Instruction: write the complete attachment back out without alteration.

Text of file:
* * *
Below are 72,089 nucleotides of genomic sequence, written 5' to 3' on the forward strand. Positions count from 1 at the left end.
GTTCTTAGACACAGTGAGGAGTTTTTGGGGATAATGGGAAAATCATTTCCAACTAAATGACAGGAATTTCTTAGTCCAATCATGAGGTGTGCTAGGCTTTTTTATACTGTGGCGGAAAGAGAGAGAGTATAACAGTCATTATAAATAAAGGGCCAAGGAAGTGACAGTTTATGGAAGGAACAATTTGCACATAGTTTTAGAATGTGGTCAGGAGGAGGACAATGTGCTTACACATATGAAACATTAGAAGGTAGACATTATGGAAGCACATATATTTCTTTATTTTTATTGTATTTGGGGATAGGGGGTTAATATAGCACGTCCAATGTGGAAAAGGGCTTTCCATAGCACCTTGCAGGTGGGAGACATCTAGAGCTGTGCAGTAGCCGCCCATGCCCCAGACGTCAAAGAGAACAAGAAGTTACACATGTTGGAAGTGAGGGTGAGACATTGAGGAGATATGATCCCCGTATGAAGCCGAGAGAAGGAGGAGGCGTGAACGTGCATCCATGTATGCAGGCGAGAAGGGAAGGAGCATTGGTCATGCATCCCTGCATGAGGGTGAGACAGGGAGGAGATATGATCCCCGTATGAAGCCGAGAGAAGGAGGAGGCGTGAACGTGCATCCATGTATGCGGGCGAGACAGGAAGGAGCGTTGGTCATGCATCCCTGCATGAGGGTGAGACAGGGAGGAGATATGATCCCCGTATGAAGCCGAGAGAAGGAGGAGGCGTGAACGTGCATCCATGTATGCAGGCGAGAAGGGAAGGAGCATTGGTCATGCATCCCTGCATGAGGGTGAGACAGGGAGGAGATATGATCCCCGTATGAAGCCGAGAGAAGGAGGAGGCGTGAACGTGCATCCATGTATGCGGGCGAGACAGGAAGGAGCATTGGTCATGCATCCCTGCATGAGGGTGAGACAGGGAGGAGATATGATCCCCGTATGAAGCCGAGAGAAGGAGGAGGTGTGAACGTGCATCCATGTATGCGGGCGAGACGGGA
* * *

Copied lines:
Below are 72,089 nucleotides of genomic sequence, written 5' to 3' on the forward strand. Positions count from 1 at the left end.
GTTCTTAGACACAGTGAGGAGTTTTTGGGGATAATGGGAAAATCATTTCCAACTAAATGACAGGAATTTCTTAGTCCAATCATGAGGTGTGCTAGGCTTTTTTATACTGTGGCGGAAAGAGAGAGAGTATAACAGTCATTATAAATAAAGGGCCAAGGAAGTGACAGTTTATGGAAGGAACAATTTGCACATAGTTTTAGAATGTGGTCAGGAGGAGGACAATGTGCTTACACATATGAAACATTAGAAGGTAGACATTATGGAAGCACATATATTTCTTTATTTTTATTGTATTTGGGGATAGGGGGTTAATATAGCACGTCCAATGTGGAAAAGGGCTTTCCATAGCACCTTGCAGGTGGGAGACATCTAGAGCTGTGCAGTAGCCGCCCATGCCCCAGACGTCAAAGAGAACAAGAAGTTACACATGTTGGAAGTGAGGGTGAGACATTGAGGAGATATGATCCCCGTATGAAGCCGAGAGAAGGAGGAGGCGTGAACGTGCATCCATGTATGCAGGCGAGAAGGGAAGGAGCATTGGTCATGCATCCCTGCATGAGGGTGAGACAGGGAGGAGATATGATCCCCGTATGAAGCCGAGAGAAGGAGGAGGCGTGAACGTGCATCCATGTATGCGGGCGAGACAGGAAGGAGCGTTGGTCATGCATCCCTGCATGAGGGTGAGACAGGGAGGAGATATGATCCCCGTATGAAGCCGAGAGAAGGAGGAGGCGTGAACGTGCATCCATGTATGCAGGCGAGAAGGGAAGGAGCATTGGTCATGCATCCCTGCATGAGGGTGAGACAGGGAGGAGATATGATCCCCGTATGAAGCCGAGAGAAGGAGGAGGCGTGAACGTGCATCCATGTATGCGGGCGAGACAGGAAGGAGCATTGGTCATGCATCCCTGCATGAGGGTGAGACAGGGAGGAGATATGATCCCCGTATGAAGCCGAGAGAAGGAGGAGGTGTGAACGTGCATCCATGTATGCGGGCGAGACGGGA